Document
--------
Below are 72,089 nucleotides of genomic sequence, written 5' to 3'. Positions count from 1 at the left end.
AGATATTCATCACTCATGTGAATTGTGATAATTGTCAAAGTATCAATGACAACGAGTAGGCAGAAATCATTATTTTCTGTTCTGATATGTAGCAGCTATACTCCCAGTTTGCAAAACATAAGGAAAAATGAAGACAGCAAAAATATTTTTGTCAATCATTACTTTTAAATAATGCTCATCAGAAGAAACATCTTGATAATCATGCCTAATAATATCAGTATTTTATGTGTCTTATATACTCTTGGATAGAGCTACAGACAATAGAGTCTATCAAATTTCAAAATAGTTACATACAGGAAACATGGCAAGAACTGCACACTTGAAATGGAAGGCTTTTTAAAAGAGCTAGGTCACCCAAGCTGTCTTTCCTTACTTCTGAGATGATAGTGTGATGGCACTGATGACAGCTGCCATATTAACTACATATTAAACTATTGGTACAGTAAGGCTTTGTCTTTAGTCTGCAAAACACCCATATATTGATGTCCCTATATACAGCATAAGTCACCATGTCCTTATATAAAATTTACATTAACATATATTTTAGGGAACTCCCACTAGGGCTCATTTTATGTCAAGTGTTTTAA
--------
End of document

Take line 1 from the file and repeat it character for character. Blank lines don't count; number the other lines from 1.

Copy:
Below are 72,089 nucleotides of genomic sequence, written 5' to 3'. Positions count from 1 at the left end.